a sheath surrounding said flexible element, said sheath being provided at only a distal end portion of said flexible element, wherein said sheath locates said flexible element at substantially the radial center of said cover tube.
Description
BACKGROUND OF THE INVENTION

The present invention relates to treatment accessories that are inserted into a forceps channel of an endoscope and are used for treating an affected part on human tissue or the like.

One such treatment accessory is a cytology brush used for collecting cells inside a human body.

The process of brushing cytology is well known. In this process, a brush instrument is used to brush mucous or the like in order to collect cells or the like on bristles of the brush instrument. According to a conventional endoscope structure, when withdrawing a brush instrument through a forceps channel of the endoscope, cells that have adhered on the brush may be scraped or knocked off of the bristles either at the inlet of the forceps channel or within the forceps channel itself.

In order to avoid the problem above, a brush instrument provided with a cover tube may be used. In such a brush instrument, a brush portion having bristles is arranged to be movable in relation to the cover tube so that the brush portion can be projected from or retracted inside the cover tube. When cell are to be collected, the brush portion is projected from the cover tube, brushed against the human tissue to collect the cells, and then retracted inside the cover tube. After the brush portion is retracted inside the cover tube, the brush instrument (i.e., the brush portion and the cover tube) is retracted through the forceps channel.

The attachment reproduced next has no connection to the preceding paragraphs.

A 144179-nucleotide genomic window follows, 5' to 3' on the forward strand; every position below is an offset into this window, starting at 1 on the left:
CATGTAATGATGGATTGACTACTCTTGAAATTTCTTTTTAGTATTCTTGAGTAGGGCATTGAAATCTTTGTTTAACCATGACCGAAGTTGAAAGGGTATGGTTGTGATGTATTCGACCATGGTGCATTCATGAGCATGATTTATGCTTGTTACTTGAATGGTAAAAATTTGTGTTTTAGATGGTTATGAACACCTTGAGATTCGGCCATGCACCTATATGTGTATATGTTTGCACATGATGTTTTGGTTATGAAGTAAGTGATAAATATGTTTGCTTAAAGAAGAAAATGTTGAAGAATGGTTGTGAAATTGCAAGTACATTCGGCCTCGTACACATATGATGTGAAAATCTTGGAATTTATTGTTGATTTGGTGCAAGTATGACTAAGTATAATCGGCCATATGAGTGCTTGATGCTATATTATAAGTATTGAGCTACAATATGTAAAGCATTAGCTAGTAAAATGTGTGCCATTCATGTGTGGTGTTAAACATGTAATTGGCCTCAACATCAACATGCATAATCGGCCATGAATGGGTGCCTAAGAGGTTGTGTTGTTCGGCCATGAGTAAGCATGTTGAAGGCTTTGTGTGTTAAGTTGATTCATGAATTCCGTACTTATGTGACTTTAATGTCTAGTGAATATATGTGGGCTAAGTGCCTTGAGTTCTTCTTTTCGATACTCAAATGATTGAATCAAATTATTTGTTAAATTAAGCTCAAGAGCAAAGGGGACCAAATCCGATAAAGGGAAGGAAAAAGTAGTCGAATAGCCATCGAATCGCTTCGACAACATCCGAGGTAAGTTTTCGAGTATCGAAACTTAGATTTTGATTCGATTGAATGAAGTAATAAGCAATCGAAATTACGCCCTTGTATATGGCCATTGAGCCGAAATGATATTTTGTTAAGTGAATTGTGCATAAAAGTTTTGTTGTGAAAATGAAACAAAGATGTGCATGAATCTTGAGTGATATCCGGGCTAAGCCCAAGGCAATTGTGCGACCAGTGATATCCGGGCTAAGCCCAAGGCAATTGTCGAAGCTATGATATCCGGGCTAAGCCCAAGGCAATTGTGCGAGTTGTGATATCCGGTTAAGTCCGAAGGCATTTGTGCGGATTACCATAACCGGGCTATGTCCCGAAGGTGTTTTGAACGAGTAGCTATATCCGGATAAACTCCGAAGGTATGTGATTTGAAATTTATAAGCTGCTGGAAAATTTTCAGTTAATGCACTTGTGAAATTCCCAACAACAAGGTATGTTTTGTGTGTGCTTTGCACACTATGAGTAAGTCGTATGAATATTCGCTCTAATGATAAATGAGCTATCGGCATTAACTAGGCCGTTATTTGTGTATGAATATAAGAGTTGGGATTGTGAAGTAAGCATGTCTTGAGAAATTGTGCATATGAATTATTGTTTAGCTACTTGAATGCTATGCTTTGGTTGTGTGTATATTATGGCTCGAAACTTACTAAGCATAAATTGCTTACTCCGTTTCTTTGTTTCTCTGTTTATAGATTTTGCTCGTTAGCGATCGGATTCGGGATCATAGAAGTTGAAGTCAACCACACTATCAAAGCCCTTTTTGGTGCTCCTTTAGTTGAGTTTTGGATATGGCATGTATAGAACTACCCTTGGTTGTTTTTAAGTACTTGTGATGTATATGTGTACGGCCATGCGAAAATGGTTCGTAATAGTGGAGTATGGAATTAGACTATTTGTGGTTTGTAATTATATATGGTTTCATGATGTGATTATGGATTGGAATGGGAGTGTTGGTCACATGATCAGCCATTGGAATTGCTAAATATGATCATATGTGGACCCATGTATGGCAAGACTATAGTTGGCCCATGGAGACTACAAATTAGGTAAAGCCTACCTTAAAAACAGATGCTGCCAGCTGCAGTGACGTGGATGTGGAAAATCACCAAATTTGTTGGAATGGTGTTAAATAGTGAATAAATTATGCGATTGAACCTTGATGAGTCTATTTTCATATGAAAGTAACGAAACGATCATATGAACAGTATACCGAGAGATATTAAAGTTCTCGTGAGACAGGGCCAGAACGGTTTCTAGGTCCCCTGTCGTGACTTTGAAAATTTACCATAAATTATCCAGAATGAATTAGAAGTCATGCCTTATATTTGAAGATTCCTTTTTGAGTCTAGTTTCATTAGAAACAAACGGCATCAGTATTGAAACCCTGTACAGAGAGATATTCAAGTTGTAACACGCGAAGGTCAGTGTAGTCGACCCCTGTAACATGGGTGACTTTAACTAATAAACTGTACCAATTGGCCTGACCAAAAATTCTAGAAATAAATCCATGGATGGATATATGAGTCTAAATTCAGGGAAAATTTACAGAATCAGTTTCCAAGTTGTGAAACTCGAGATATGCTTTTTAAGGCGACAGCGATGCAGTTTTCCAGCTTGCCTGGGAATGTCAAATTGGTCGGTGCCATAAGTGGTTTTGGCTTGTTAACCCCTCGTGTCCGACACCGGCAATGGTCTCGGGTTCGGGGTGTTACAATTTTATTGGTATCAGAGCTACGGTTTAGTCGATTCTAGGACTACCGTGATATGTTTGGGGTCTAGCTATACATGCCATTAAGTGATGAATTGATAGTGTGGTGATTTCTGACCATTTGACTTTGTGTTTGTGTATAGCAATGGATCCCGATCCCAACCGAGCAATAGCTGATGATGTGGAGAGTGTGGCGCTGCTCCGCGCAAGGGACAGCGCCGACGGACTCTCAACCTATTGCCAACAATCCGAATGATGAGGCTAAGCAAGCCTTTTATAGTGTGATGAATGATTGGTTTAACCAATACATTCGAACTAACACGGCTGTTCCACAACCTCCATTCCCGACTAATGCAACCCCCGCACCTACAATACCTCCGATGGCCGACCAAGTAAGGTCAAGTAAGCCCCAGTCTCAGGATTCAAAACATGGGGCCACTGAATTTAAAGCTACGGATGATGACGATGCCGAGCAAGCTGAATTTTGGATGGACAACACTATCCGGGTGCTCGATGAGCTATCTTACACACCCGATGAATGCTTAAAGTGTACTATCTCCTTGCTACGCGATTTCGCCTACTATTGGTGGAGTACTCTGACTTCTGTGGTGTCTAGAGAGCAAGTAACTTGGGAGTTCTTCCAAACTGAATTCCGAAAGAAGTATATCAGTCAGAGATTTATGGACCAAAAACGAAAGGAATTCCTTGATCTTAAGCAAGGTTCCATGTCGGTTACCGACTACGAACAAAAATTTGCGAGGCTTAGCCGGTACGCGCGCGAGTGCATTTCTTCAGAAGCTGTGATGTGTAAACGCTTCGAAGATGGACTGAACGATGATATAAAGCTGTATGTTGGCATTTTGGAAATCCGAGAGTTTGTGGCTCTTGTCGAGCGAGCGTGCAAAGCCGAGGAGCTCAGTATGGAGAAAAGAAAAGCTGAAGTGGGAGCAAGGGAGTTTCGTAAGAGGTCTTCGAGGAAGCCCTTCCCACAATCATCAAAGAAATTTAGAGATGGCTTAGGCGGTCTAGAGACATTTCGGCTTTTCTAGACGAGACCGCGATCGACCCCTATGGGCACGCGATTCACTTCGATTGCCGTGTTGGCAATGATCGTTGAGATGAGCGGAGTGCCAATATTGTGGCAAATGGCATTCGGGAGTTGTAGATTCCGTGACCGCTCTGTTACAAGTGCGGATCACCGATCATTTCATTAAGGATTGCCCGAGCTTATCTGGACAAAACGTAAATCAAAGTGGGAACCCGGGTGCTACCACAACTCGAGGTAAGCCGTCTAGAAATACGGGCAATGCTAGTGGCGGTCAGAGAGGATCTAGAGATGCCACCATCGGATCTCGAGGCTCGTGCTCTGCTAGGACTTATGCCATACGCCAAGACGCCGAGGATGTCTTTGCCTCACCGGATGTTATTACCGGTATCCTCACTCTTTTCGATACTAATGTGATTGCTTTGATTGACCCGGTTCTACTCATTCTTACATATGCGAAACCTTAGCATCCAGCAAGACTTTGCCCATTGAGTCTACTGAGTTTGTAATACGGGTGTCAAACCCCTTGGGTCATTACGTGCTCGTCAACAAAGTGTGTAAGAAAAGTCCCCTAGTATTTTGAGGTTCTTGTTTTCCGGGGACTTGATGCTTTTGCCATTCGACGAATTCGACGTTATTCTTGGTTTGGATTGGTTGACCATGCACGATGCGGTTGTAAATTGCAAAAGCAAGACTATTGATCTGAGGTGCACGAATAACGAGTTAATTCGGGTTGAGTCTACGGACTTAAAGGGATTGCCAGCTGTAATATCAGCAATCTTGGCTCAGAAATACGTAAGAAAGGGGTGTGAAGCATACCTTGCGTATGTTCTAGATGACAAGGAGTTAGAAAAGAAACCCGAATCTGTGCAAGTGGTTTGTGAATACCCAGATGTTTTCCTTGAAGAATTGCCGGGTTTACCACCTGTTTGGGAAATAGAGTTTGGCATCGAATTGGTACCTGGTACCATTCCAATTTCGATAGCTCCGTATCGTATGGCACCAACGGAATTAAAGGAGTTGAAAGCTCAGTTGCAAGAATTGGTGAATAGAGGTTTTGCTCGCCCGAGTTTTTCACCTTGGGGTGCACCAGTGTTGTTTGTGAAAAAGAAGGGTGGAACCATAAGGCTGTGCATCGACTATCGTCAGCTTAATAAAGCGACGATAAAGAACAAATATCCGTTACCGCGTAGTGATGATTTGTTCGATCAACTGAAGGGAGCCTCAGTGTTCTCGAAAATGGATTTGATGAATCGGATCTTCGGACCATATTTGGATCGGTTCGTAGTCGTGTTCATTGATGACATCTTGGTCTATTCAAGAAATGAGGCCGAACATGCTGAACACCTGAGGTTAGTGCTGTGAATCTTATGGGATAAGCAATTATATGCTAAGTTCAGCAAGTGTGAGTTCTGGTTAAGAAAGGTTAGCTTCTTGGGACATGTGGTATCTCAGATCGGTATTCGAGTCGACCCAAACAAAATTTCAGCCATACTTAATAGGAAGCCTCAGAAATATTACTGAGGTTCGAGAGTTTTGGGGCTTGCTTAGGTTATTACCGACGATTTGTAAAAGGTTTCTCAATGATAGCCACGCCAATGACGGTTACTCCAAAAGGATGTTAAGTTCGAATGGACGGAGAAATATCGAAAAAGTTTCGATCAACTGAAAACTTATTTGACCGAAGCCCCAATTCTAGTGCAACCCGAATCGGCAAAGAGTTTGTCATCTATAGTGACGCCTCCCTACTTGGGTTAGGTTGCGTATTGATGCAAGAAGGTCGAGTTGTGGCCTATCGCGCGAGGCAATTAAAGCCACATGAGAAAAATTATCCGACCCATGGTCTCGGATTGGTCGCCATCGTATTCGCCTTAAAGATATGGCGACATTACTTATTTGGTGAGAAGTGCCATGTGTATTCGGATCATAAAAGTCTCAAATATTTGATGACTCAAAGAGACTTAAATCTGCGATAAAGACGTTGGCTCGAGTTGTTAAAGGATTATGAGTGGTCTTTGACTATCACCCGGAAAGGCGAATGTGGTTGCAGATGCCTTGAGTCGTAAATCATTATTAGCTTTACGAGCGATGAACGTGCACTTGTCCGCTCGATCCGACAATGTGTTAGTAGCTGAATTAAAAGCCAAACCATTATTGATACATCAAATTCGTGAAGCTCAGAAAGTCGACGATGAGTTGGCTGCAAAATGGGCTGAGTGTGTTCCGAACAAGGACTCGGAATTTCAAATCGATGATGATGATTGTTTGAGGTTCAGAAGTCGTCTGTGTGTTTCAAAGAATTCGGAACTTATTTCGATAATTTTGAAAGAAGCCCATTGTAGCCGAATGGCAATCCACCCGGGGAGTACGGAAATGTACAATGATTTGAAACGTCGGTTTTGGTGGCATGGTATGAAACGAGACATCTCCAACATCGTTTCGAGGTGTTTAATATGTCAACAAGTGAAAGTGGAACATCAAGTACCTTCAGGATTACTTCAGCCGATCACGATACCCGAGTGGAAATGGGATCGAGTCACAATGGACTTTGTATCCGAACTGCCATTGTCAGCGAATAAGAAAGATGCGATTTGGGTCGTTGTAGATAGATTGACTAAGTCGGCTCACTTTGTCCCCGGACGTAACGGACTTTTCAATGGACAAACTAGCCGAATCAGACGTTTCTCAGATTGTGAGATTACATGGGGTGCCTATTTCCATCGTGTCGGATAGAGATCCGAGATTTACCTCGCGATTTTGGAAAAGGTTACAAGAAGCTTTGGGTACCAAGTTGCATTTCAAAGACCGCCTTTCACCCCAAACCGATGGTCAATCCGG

However, when the mucous is brushed and mixture of the cells and the mucous adheres on the bristles of the brush, some cells are sandwiched among the bristles, while other cells remain near the outer tips of the bristles, such that, even with the cover tube, the cells near the tips of the bristles may be scraped off by the end of the cover tube when the brush is retracted inside the cover tube. Therefore, even using the brush instrument having the cover tube, it is difficult to obtain a relatively great amount of cells at a time.

In such a brush instrument, this problem could be avoided by arranging the brush instrument such that a diameter of the brush portion, including the bristles, is less than the diameter of the cover tube. However, if a smaller brush diameter is used, the amount of cells collected in one brushing operation is relatively small, and it may be difficult to obtain a sufficient amount of cells in one brushing operation.

If another instrument such as a grasping forceps instrument is used as the treatment accessory, a similar problem arises. That is, when forceps that are grasping a mucous or tissue are retracted in the forceps channel, a part of the mucous or tissue may be knocked off by the end of the forceps channel. Even if the cover tube is employed, a similar problem as discussed above occurs.